The Investor of Tomorrow

By Randy Snook

There’s little question that the forces of technology, interconnectedness and generational change have challenged the conventional wisdom about investors and financial advice. But how should institutions go about investing in new capabilities in a way that complements and supports their business’s traditional strengths?

As participants at SIFMA’s 2015 Annual Meeting, The Capital Markets Conference, were quick to point out, digital disruption has left no shortage of industries to look toward as case studies. “If you think about the way we behave in every other part of our lives: Amazon is the largest retailer in the world; Uber is the largest transportation company,” said Wells Fargo Advisors president Mary Mack. “We behave differently now in terms of how we like to access information and advice.”

Mack noted there are plenty of analogies to financial services. “If you are sick, do you go to a doctor first? No. You go to WebMD,” she said. “And then, in a panicked state, you go to a professional.”

Of course, nowhere are these trends more pronounced than with millennials, who financial professionals rightly recognize are important to connect with early so that they can be readily called upon at important milestones.

“Millennials are impatient and want everything now,” said Charyl Galpin, Managing Director and head of the Private Client Division at BMO Nesbitt Burns. “That actually heightens the need for a financial advisor … We think 90% of them should have a plan, but only 30% of them do.”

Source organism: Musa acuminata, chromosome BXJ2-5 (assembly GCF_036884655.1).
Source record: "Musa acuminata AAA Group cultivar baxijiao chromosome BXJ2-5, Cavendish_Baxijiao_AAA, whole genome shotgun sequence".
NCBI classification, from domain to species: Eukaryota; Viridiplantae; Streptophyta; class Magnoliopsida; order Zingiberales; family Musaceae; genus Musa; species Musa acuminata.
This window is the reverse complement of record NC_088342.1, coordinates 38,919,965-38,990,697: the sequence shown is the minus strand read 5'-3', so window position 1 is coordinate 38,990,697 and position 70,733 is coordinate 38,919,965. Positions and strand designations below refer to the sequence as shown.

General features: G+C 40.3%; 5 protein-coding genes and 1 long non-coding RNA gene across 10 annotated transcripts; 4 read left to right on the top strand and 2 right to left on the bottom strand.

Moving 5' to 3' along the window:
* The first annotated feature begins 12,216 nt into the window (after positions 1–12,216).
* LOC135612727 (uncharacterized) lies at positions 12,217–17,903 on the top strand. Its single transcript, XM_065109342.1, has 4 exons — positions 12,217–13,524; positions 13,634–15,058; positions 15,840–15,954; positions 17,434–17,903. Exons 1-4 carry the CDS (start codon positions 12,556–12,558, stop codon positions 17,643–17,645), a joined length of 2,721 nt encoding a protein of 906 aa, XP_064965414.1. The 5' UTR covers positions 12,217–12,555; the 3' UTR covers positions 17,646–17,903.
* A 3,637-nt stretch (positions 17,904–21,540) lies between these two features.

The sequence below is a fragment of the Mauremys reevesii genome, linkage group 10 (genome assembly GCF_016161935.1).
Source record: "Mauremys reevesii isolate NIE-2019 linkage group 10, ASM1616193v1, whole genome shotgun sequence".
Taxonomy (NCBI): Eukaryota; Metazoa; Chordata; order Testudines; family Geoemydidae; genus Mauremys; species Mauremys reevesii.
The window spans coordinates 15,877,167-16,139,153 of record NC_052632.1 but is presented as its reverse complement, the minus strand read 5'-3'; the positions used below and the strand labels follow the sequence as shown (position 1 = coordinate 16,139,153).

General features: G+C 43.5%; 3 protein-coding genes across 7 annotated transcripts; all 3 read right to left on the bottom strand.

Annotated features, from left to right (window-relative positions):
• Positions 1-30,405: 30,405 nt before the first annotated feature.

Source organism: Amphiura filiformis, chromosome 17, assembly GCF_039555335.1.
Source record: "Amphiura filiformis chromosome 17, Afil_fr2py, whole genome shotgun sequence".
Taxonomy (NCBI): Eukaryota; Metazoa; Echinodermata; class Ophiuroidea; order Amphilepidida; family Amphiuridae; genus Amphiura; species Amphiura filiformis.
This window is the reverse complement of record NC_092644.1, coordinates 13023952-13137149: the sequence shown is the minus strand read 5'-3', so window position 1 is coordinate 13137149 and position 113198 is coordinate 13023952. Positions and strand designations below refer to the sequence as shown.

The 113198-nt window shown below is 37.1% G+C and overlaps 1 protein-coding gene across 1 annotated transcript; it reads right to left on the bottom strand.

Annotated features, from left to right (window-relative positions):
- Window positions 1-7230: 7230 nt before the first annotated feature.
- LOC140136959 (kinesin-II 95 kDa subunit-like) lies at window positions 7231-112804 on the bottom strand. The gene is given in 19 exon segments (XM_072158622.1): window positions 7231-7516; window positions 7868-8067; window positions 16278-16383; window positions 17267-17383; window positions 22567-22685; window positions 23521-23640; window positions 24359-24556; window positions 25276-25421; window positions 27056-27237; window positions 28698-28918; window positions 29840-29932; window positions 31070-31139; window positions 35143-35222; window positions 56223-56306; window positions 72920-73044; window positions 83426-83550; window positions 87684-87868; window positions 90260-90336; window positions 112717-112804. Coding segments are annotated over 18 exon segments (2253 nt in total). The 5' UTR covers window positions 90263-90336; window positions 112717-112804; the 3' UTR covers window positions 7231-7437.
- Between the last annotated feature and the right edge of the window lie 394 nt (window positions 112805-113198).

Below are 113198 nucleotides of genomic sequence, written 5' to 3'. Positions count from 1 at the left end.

When it comes to the basics, however, millennials aren’t necessarily much different from other investors. “Millennials don’t look at things differently. They want to understand what it’s going to take. They have goals – they’re goals-driven. They primarily differ in how they want to engage,” said Lisa Kidd Hunt, Executive Vice President at Charles Schwab. “Millennials are well-informed, but they recognize expertise when they see it. And they respect it,” added Kevin Alm, a principal with Edward Jones’ Client Strategies Group.

Still, those differences in how millennials – and increasingly, many older investors – want to engage aren’t insignificant. Knowing how and where to invest in these capabilities can be daunting for many firms. “We think about technology in two ways,” said Hunt. “One is simplicity – making it simple to use technology, to stay connected, to get what you want, when you want it. And the other is choice … when you want to work with us and where.”

With the rapid pace of technological change, it most important to remember that technology is an amplifier to what financial advisors do, not a replacement. “For most clients, it’s a spectrum,” said Hunt. “It doesn’t displace human contact and face-to-face. But it enables them to engage with us on the phone, in a mobile environment.”

Galpin agreed, noting that technology can strengthen a financial advisor’s core value proposition in a world with competing pressures for time and attention. “Our business is steeped in deep, personal relationships,” she said. “Consistent, regular communication is essential.”

Randy Snook
Executive Vice President, Head of Business Policy and Practices